The time is right for Xbox One and PS4 cross-play

Not long after Microsoft and Sony released their latest consoles, South Park did three episodes centered around the consoles (and they were a great parody on Game of Thrones, to boot). The episodes touched on a problem that gamers have faced since online gaming took off during the previous console generation. Namely, the decision of which popular console to choose.

Console wars are nothing new. When I was a kid, you either had a Nintendo or a Sega. Before that, there were choices between the likes of Atari and Commodore. However, when online gaming really took off in the Xbox 360/PS3 generation, it became a much bigger choice. This is primarily because your choice in consoles determined which of your friends you could play with.

In the previous generation, I had one friend who had a PS3, while the majority of my other friends had Xbox 360's. Some of my friends didn't own any consoles, and instead gamed exclusively on their PC. To give you an idea of just how annoying that was, I purchased the original Borderlands three times, and beat it three different times with different friends. It's still one of my favorite games, so I didn't mind playing it a few times, but having to purchase it three times was a bit ridiculous, just to play with my different friends.

Buying both major consoles and a gaming PC isn't in the cards for most people. After all, many games can be played on any of them, so there's little reason to invest that kind of money, just to play with a few more friends.

This scenario was unavoidable in the previous generation for a number of reasons. First, online gaming with consoles was a relatively new venture for both Microsoft and Sony. Yes, the original Xbox and PS2 both had online capabilities, but broadband internet was still a limiting factor for people. So when you're making your first big push for online gaming, getting your games to play nice with the competition isn't exactly a high priority.

Another issue was that the Xbox 360 and PS2 were built on two very different architectures. So it's possible that setting up servers to handle clients from both consoles would have been very difficult for developers.

The current generation of consoles have both been out for a while now, and both of those limiting factors have been eliminated. Both companies know exactly what they're doing when it comes to their online presence. And both consoles are using the same architecture, which is also similar to the PC. So technically speaking, setting up servers to accept players regardless of the platform should be a breeze.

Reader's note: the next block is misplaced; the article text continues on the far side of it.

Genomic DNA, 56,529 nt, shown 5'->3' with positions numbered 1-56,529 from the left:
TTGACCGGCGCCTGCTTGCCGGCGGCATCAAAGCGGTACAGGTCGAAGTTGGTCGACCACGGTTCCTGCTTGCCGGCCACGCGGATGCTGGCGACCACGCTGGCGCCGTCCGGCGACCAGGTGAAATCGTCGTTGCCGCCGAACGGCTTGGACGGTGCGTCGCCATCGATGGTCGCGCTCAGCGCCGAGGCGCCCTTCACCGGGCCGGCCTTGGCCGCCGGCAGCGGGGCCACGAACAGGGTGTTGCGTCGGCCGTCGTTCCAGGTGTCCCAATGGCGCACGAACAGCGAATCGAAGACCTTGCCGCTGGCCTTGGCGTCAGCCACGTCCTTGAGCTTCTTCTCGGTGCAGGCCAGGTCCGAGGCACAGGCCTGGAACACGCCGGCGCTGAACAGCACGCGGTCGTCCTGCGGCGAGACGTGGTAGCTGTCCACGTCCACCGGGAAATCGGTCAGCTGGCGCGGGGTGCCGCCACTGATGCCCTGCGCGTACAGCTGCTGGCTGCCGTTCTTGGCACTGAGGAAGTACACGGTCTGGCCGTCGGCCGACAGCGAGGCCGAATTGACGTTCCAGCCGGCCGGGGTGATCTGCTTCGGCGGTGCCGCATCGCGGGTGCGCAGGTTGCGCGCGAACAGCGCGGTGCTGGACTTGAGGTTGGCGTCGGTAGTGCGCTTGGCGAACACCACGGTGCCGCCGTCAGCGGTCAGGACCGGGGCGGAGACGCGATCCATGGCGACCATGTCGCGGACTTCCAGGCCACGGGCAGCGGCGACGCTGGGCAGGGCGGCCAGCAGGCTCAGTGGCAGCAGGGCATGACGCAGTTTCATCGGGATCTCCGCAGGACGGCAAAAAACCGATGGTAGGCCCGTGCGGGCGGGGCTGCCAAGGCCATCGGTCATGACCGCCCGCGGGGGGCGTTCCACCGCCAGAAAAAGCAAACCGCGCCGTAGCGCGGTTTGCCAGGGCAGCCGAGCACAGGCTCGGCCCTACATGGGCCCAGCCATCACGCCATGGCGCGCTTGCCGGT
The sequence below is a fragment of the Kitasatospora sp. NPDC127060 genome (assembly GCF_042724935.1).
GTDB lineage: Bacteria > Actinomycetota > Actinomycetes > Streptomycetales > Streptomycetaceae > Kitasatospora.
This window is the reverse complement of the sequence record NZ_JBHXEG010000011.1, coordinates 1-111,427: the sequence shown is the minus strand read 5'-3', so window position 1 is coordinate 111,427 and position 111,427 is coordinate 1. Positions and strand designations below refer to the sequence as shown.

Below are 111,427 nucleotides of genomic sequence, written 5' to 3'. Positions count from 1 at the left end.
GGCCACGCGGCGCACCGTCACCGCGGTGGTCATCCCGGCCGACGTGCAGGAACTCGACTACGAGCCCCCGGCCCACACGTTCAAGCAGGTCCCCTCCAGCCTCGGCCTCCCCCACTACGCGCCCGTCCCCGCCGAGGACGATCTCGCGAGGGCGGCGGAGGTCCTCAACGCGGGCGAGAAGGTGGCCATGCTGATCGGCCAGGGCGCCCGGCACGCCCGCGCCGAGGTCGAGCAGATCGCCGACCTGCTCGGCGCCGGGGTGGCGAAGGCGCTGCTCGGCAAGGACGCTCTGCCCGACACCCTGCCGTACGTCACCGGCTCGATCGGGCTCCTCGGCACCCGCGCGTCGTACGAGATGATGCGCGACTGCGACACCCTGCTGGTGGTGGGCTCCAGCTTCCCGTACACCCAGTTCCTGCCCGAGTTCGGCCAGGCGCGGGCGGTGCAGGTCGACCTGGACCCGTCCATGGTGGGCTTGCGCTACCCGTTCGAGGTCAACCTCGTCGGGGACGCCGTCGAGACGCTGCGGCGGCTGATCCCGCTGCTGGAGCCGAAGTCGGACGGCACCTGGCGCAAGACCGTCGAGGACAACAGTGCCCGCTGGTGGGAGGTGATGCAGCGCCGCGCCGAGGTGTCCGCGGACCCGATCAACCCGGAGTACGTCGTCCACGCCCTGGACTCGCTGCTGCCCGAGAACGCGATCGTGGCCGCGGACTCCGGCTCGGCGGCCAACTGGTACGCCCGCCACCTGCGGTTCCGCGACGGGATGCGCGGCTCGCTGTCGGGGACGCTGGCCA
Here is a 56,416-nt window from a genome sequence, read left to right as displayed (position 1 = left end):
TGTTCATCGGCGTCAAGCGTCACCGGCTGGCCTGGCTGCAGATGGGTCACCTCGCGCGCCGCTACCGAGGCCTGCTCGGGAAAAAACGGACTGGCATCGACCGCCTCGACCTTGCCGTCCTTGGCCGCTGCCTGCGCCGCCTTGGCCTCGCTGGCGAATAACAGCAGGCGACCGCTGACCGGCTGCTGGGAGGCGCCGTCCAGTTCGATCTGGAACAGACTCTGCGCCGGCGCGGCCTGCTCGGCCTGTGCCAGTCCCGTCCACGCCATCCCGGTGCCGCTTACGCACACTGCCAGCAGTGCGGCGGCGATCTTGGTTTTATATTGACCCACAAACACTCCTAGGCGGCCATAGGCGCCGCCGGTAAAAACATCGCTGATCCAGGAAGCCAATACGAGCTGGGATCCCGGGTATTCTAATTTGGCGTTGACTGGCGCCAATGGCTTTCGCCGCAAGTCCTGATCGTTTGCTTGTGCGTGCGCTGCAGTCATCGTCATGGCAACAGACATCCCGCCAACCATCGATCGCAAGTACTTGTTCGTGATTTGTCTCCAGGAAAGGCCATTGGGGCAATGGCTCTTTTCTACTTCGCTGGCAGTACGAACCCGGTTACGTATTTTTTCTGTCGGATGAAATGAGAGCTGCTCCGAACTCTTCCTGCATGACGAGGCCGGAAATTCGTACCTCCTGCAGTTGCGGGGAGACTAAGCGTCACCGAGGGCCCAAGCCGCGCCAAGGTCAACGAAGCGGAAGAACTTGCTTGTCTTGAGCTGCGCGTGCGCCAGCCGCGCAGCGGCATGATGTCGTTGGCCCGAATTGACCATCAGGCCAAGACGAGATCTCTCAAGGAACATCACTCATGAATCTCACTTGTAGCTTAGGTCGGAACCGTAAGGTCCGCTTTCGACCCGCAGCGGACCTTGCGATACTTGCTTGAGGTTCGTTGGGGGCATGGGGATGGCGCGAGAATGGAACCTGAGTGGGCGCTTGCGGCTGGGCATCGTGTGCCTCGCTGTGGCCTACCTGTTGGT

Rocket League developer Psyonix has already proven that cross-play functionality is not only possible, but is relatively easy. Once Microsoft announced that they would support cross-play between the Xbox One and the PC, Psyonix was first in line to support the feature. And once they had it ready, they went a step further and said that their servers were ready to handle Xbox One and PS4 cross-play, as well.

So why doesn't Rocket League support cross-play for all platforms? That's because Sony and Microsoft aren't ready to play ball yet. Psyonix is waiting for both companies to give them the go-ahead to enable the feature.

The developer has good reason for wanting to support it. Namely, because there is no downside for doing so. In fact, their sales have continued an upward momentum, and part of that is likely due to the fact that friends can now play together, despite some owning PCs, and others being on the Xbox One. If they could rope in support for the PS4 on the same servers, they would likely see even more players, since the platform barrier no longer separates anyone.

There aren't many downsides for Microsoft or Sony, either. Perhaps some people might not buy a second console to game with their friends, or their decision to buy their first console will be swayed by what their friends own. But that seems like a small number that could benefit either side equally.

The only downside for gamers would be if some developers enabled cross-play between PC and consoles, where the mouse and keyboard give a distinct advantage. This primarily affects FPS titles, where the mouse is able to give you a more precise aim than a controller. However, this is unlikely to be an issue, because FPS developers are well aware of this advantage, and it is in their best interest to keep the game fun and competitive. So they would be unlikely to pit the two groups together.

Recently, Blizzard commented on the possibility of cross-play for Overwatch. They mentioned that they're looking into it on consoles, but stated that they wold not enable the feature between PC and consoles because of the advantage it would give to the PC players.

It's hard to imagine two companies such as Sony and Microsoft coming together to allow both consoles to play with each other. However, they have little to lose, and gamers have everything to gain from such cooperation.